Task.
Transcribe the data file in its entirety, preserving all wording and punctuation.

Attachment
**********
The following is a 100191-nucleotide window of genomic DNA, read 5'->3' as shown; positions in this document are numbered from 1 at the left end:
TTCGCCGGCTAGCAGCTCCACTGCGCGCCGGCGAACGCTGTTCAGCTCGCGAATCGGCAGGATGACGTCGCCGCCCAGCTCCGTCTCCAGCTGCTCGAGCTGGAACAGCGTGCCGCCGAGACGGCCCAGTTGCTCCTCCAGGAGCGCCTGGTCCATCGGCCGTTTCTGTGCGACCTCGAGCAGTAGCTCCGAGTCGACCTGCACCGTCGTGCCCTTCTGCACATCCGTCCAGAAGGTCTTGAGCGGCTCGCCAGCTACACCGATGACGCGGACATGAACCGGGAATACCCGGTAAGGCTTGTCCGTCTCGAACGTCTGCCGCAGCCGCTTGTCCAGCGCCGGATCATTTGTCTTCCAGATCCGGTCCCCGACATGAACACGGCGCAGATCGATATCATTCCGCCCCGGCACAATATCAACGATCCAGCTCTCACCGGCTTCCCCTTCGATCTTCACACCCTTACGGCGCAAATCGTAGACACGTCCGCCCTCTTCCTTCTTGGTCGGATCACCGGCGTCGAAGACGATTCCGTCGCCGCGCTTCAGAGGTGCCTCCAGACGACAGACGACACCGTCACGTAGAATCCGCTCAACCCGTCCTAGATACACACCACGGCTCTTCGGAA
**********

The following is a 100191-nucleotide window of genomic DNA, read 5'->3' as shown; positions in this document are numbered from 1 at the left end:
TTCGCCGGCTAGCAGCTCCACTGCGCGCCGGCGAACGCTGTTCAGCTCGCGAATCGGCAGGATGACGTCGCCGCCCAGCTCCGTCTCCAGCTGCTCGAGCTGGAACAGCGTGCCGCCGAGACGGCCCAGTTGCTCCTCCAGGAGCGCCTGGTCCATCGGCCGTTTCTGTGCGACCTCGAGCAGTAGCTCCGAGTCGACCTGCACCGTCGTGCCCTTCTGCACATCCGTCCAGAAGGTCTTGAGCGGCTCGCCAGCTACACCGATGACGCGGACATGAACCGGGAATACCCGGTAAGGCTTGTCCGTCTCGAACGTCTGCCGCAGCCGCTTGTCCAGCGCCGGATCATTTGTCTTCCAGATCCGGTCCCCGACATGAACACGGCGCAGATCGATATCATTCCGCCCCGGCACAATATCAACGATCCAGCTCTCACCGGCTTCCCCTTCGATCTTCACACCCTTACGGCGCAAATCGTAGACACGTCCGCCCTCTTCCTTCTTGGTCGGATCACCGGCGTCGAAGACGATTCCGTCGCCGCGCTTCAGAGGTGCCTCCAGACGACAGACGACACCGTCACGTAGAATCCGCTCAACCCGTCCTAGATACACACCACGGCTCTTCGGAA